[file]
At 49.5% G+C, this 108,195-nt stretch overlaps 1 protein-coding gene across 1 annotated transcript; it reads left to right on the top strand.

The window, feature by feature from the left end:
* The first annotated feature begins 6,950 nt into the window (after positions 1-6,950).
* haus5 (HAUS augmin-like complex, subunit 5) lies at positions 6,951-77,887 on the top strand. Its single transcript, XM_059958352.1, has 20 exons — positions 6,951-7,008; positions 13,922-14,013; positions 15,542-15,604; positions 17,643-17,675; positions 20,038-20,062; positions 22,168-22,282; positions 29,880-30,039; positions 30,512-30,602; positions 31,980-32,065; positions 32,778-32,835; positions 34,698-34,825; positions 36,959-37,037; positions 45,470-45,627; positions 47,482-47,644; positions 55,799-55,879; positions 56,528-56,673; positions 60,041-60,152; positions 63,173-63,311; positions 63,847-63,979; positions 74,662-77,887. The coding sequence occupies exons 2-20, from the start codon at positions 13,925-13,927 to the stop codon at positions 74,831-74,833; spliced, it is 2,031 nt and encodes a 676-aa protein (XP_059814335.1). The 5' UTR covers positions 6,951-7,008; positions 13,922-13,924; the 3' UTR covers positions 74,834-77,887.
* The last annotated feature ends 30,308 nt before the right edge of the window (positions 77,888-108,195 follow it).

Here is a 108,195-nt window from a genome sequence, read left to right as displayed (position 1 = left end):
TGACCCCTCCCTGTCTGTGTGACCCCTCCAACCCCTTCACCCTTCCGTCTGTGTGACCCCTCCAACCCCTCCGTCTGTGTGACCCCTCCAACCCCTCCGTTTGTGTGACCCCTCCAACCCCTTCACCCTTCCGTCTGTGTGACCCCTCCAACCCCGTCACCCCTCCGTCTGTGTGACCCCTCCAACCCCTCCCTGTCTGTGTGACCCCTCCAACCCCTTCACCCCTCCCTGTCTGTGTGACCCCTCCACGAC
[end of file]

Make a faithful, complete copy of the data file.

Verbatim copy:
At 49.5% G+C, this 108,195-nt stretch overlaps 1 protein-coding gene across 1 annotated transcript; it reads left to right on the top strand.

The window, feature by feature from the left end:
* The first annotated feature begins 6,950 nt into the window (after positions 1-6,950).
* haus5 (HAUS augmin-like complex, subunit 5) lies at positions 6,951-77,887 on the top strand. Its single transcript, XM_059958352.1, has 20 exons — positions 6,951-7,008; positions 13,922-14,013; positions 15,542-15,604; positions 17,643-17,675; positions 20,038-20,062; positions 22,168-22,282; positions 29,880-30,039; positions 30,512-30,602; positions 31,980-32,065; positions 32,778-32,835; positions 34,698-34,825; positions 36,959-37,037; positions 45,470-45,627; positions 47,482-47,644; positions 55,799-55,879; positions 56,528-56,673; positions 60,041-60,152; positions 63,173-63,311; positions 63,847-63,979; positions 74,662-77,887. The coding sequence occupies exons 2-20, from the start codon at positions 13,925-13,927 to the stop codon at positions 74,831-74,833; spliced, it is 2,031 nt and encodes a 676-aa protein (XP_059814335.1). The 5' UTR covers positions 6,951-7,008; positions 13,922-13,924; the 3' UTR covers positions 74,834-77,887.
* The last annotated feature ends 30,308 nt before the right edge of the window (positions 77,888-108,195 follow it).

Here is a 108,195-nt window from a genome sequence, read left to right as displayed (position 1 = left end):
TGACCCCTCCCTGTCTGTGTGACCCCTCCAACCCCTTCACCCTTCCGTCTGTGTGACCCCTCCAACCCCTCCGTCTGTGTGACCCCTCCAACCCCTCCGTTTGTGTGACCCCTCCAACCCCTTCACCCTTCCGTCTGTGTGACCCCTCCAACCCCGTCACCCCTCCGTCTGTGTGACCCCTCCAACCCCTCCCTGTCTGTGTGACCCCTCCAACCCCTTCACCCCTCCCTGTCTGTGTGACCCCTCCACGAC